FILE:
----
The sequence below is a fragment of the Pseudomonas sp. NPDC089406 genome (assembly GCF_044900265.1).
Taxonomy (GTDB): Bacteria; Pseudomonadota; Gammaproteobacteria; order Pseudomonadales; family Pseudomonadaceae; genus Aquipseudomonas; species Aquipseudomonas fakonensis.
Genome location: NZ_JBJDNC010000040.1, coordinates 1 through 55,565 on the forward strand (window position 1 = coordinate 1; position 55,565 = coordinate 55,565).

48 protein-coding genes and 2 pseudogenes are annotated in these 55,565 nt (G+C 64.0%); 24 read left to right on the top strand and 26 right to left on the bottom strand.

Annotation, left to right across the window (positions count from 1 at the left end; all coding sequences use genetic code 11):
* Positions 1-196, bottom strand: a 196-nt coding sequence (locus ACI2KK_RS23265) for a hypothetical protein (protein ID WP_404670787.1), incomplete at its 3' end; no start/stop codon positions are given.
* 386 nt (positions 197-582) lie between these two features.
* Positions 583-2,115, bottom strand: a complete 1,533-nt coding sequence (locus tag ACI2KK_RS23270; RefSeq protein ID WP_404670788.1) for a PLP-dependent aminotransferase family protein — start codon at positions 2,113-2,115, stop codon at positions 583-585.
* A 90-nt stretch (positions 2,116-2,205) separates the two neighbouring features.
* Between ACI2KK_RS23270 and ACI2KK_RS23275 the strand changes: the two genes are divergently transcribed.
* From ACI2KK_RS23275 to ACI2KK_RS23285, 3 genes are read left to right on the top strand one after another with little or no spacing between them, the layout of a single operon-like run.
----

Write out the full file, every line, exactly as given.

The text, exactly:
The sequence below is a fragment of the Pseudomonas sp. NPDC089406 genome (assembly GCF_044900265.1).
Taxonomy (GTDB): Bacteria; Pseudomonadota; Gammaproteobacteria; order Pseudomonadales; family Pseudomonadaceae; genus Aquipseudomonas; species Aquipseudomonas fakonensis.
Genome location: NZ_JBJDNC010000040.1, coordinates 1 through 55,565 on the forward strand (window position 1 = coordinate 1; position 55,565 = coordinate 55,565).

48 protein-coding genes and 2 pseudogenes are annotated in these 55,565 nt (G+C 64.0%); 24 read left to right on the top strand and 26 right to left on the bottom strand.

Annotation, left to right across the window (positions count from 1 at the left end; all coding sequences use genetic code 11):
* Positions 1-196, bottom strand: a 196-nt coding sequence (locus ACI2KK_RS23265) for a hypothetical protein (protein ID WP_404670787.1), incomplete at its 3' end; no start/stop codon positions are given.
* 386 nt (positions 197-582) lie between these two features.
* Positions 583-2,115, bottom strand: a complete 1,533-nt coding sequence (locus tag ACI2KK_RS23270; RefSeq protein ID WP_404670788.1) for a PLP-dependent aminotransferase family protein — start codon at positions 2,113-2,115, stop codon at positions 583-585.
* A 90-nt stretch (positions 2,116-2,205) separates the two neighbouring features.
* Between ACI2KK_RS23270 and ACI2KK_RS23275 the strand changes: the two genes are divergently transcribed.
* From ACI2KK_RS23275 to ACI2KK_RS23285, 3 genes are read left to right on the top strand one after another with little or no spacing between them, the layout of a single operon-like run.